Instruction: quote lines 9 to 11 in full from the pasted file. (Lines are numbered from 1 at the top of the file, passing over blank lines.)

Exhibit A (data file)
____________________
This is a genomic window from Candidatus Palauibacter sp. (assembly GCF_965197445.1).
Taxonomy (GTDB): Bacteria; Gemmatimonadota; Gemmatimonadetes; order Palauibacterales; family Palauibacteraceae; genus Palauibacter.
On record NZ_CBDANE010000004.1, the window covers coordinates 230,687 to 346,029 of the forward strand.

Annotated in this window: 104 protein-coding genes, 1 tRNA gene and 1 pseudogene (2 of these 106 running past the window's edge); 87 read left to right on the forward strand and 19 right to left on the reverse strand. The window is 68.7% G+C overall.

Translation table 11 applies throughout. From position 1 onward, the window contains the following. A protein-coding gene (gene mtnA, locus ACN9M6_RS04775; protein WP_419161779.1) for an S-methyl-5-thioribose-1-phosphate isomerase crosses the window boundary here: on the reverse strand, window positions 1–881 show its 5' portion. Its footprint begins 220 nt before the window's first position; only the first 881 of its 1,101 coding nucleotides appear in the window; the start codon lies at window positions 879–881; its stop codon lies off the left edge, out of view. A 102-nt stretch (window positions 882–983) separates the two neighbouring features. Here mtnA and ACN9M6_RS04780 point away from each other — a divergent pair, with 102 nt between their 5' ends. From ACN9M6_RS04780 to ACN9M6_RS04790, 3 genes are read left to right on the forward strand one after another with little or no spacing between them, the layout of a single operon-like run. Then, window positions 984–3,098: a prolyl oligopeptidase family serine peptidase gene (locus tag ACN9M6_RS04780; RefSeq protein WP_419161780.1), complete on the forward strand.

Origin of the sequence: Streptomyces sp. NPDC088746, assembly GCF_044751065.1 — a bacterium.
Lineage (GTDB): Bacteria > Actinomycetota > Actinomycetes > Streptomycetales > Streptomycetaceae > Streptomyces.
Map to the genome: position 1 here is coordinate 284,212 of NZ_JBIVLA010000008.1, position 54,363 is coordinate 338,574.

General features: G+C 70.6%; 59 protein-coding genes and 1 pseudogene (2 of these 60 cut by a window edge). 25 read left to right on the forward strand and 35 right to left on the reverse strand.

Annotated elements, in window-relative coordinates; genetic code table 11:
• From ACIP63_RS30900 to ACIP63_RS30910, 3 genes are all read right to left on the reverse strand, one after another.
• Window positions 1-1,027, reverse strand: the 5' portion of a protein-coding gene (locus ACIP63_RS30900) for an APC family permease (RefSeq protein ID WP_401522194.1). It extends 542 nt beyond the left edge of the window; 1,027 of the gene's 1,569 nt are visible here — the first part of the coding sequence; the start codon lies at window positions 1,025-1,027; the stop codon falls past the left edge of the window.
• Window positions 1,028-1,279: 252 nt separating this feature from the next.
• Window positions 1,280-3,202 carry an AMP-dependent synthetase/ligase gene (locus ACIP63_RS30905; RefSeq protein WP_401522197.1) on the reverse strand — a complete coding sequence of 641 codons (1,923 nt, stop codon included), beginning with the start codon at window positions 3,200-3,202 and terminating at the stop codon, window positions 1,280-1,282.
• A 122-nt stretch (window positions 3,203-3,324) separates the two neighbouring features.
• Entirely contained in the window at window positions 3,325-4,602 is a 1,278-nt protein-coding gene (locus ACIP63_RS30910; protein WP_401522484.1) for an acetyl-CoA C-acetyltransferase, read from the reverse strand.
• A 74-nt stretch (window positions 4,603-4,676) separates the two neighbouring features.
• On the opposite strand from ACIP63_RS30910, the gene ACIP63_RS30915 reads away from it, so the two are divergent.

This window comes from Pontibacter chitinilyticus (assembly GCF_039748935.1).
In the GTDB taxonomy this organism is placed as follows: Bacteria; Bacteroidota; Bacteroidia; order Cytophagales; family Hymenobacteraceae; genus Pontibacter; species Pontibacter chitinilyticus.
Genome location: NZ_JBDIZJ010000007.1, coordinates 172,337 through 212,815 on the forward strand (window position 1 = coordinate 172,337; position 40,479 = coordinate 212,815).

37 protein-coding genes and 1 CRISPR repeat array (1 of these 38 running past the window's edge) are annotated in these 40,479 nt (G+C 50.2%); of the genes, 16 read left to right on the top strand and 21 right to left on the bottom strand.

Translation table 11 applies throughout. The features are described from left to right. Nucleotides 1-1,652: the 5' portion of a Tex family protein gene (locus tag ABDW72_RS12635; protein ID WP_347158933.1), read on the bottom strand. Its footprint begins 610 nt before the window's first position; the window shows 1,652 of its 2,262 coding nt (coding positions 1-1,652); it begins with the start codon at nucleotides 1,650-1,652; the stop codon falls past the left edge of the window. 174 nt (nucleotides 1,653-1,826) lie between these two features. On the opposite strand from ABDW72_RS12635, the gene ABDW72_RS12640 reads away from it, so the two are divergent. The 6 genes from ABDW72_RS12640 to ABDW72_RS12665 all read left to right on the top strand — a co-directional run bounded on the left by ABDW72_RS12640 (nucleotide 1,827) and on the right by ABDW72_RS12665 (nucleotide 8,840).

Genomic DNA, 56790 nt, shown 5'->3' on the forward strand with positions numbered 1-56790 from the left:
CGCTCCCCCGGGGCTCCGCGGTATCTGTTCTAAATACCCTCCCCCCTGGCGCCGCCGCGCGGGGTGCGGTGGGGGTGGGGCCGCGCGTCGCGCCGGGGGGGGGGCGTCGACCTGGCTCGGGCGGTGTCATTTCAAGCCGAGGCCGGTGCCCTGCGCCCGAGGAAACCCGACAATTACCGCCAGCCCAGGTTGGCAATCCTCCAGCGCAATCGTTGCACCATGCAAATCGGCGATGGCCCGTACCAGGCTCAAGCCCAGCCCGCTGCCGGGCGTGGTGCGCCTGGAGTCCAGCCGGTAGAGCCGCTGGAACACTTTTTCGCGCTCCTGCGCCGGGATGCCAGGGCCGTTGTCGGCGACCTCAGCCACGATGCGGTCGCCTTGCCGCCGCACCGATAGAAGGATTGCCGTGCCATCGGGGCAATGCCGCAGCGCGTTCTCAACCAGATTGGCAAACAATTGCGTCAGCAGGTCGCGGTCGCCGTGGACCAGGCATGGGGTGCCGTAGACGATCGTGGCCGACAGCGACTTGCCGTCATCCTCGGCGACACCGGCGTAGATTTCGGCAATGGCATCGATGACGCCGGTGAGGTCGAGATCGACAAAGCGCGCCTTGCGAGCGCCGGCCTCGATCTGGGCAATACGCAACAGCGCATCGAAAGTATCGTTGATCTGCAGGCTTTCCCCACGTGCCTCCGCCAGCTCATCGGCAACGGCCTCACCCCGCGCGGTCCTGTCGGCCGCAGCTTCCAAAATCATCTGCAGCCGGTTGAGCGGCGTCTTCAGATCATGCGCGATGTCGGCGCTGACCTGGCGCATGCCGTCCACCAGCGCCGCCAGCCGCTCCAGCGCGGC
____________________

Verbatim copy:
General features: G+C 70.6%; 59 protein-coding genes and 1 pseudogene (2 of these 60 cut by a window edge). 25 read left to right on the forward strand and 35 right to left on the reverse strand.

Annotated elements, in window-relative coordinates; genetic code table 11:
• From ACIP63_RS30900 to ACIP63_RS30910, 3 genes are all read right to left on the reverse strand, one after another.